Celebrating the graduates of Spring 2020: Jonathan Backs

Meet Jonathan Backs, graduating with a PhD in ecology and materials engineering.

News Staff - 8 June 2020

The challenges facing our world today require experts in a variety of subject areas—and interdisciplinary studies can be an excellent way for our graduates to bring unique perspectives and expertise to their careers. As we prepare to celebrate convocation digitally on June 12th, meet Jonathan Backs, graduating with a PhD in materials engineering and ecology through the Department of Biological Sciences and Department of Chemical and Materials Engineering in the Faculty of Engineering.

Join us as Backs looks back on his studies in ecology under Professor Colleen Cassady St. Clair and Professor John Nychka in materials engineering, and on fond memories of his time at the University of Alberta.

What led you to pick the University of Alberta for your studies?

After completing my undergraduate degree here at the University of Alberta, I had already met two faculty members I wanted to work with in graduate school—Colleen Cassady St. Clair in the Department of Biological Sciences and John Nychka in the Department of Chemical and Materials Engineering. Although it took time, it eventually worked out that both of them could supervise my interdisciplinary PhD.

Tell us about your experience in the Faculty of Science.

When I think about both the Department of Biological Sciences and my home department of Chemical and Materials Engineering, I feel very fortunate to have worked with many incredible people. I'm grateful to members of the department staff who supported my success; I met a diverse group of colleagues who helped me to feel at home here; I interacted with supportive faculty members who challenged me to grow as a person and as a scholar. Although completing a PhD was an arduous experience in many respects, ultimately it was the people I worked with who had the greatest impact on me.

What is one of your favourite memories from your time at UAlberta?

Of the many distinct groups of people I engaged with over the years, it's difficult to point to any one experience as a favourite. Some of my fondest memories come from my time with the University of Alberta Mixed Chorus and Faculty of Education Handbell Ringers. For three years in a row, three of my fellow ringers and I took up the mantle of the handbell quartet—a part of the Mixed Chorus' annual spring concert where the four of us cooperatively performed a piece of music on dozens of handbells and handchimes. To practice, we sometimes met up at 9 or 10 p.m.—the only time when we were all available—and continued until we could play no longer at around 2 a.m. Delivery pizza never tasted so good as it did during those practices! The performances were an incredible thrill. And to this day, we're all close friends.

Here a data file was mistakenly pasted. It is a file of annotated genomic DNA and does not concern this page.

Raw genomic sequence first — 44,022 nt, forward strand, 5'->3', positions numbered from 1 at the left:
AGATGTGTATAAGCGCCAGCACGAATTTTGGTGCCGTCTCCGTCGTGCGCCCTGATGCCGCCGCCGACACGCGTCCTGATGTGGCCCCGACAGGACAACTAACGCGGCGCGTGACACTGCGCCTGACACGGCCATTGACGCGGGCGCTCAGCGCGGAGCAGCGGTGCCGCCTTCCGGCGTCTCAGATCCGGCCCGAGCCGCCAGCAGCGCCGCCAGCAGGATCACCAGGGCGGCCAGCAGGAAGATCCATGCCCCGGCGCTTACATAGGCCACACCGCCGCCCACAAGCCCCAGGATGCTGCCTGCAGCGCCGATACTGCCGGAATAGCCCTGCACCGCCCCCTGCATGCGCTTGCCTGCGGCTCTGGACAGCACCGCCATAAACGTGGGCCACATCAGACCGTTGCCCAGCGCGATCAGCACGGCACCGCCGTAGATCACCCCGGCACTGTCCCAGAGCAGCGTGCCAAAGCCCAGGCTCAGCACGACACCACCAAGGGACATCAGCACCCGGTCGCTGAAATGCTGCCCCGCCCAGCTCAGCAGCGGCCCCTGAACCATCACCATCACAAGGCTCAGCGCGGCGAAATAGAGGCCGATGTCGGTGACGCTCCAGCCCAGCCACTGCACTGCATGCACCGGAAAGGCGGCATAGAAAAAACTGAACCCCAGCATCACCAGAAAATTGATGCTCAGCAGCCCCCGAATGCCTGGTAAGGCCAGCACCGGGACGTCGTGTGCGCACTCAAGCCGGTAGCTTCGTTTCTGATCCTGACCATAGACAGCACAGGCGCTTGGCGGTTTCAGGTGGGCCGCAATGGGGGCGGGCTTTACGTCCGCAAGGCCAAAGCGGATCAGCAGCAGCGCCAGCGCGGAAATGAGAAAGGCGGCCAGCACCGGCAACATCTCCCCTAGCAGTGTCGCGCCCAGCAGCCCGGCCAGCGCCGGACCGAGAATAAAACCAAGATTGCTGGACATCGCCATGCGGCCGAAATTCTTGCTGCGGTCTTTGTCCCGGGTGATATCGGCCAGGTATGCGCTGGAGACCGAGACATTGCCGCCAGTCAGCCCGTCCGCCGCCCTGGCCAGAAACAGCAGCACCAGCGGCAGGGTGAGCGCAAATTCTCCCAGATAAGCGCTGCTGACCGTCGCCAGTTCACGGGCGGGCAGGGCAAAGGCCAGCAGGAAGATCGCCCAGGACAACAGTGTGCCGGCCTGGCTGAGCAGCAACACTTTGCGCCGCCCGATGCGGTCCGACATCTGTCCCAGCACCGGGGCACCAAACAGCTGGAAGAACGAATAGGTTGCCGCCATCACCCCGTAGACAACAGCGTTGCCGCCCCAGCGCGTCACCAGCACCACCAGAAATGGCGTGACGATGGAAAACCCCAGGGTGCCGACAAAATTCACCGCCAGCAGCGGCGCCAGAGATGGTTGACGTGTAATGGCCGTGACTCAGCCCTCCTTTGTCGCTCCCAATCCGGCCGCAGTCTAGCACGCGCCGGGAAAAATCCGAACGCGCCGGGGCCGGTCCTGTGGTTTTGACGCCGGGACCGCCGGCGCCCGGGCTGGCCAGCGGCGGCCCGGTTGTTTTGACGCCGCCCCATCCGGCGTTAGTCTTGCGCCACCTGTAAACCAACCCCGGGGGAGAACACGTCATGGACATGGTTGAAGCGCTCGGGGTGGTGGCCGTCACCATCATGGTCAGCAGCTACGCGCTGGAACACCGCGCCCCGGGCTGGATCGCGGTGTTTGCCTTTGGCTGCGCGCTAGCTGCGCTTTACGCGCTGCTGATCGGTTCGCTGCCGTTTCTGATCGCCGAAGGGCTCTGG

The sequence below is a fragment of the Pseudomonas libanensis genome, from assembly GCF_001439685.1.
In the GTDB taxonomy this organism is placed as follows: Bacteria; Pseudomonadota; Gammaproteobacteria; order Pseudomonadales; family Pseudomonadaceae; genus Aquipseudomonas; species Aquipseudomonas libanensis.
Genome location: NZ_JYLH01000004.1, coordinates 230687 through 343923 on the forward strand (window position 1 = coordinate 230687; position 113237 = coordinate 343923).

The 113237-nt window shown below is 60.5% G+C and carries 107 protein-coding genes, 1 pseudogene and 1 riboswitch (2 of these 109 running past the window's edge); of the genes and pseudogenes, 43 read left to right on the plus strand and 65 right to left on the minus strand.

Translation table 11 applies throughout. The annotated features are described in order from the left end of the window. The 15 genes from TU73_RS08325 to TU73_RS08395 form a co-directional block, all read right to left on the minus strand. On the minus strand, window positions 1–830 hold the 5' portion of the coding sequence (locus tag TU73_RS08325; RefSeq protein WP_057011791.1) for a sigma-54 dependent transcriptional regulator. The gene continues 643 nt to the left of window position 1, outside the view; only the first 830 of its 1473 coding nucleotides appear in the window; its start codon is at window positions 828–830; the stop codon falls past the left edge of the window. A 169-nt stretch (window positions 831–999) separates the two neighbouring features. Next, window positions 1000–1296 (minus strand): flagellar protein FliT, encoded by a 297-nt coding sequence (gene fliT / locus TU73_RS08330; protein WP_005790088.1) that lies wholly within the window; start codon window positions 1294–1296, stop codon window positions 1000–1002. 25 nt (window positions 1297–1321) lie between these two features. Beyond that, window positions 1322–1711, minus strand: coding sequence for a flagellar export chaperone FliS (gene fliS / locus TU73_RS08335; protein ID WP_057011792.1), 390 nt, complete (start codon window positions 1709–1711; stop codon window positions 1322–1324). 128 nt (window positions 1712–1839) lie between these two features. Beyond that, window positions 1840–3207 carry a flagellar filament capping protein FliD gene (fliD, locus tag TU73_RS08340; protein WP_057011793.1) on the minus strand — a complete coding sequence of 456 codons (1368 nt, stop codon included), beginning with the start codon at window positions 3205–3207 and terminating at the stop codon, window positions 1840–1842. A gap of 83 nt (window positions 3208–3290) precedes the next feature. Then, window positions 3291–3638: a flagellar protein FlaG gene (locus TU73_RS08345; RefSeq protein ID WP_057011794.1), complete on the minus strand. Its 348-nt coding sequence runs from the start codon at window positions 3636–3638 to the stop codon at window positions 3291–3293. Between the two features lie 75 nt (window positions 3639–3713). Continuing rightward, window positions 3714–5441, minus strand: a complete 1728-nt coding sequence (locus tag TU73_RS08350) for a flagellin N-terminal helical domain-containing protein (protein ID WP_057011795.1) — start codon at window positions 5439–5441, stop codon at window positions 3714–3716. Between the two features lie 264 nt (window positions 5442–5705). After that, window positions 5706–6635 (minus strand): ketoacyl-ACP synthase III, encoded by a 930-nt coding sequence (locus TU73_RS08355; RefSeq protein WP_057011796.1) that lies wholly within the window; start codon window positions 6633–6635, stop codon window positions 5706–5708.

What advice do you have for current and future students at the Faculty of Science?

You'll come here to work, and work you will, but try not to let it be the only thing you take away from the experience. This is a unique time in your life, so find things to savour.

How have you spent your time during COVID-19 distancing?

I've been as busy as ever in some ways. Working from home, I completed my thesis and have been working to publish my last thesis chapters in peer-reviewed journals. Meanwhile, I started working part-time at a local tech start-up. I've also been making time to assess my life and think about my next career steps. I'm a different person now than when I started graduate school, and it will take time for me to understand what that means.

How do you plan on celebrating convocation?

Although I was as disappointed as anyone that I won't be able to experience my in-person convocation this month, the virtual convocation provides an opportunity to share the moment with more of my family, friends, and mentors than could be accommodated at an in-person ceremony. I also want to take time to reach out to everyone who made this convocation possible for me—friends, family, volunteers, mentors, teachers, and advisors past and present.

What's next after graduation?

I had hoped to travel this year, but so far I'm enjoying the chance to apply my skills at my new job while I take the time to consider my next steps. With this degree completed, the future feels full of exciting possibilities.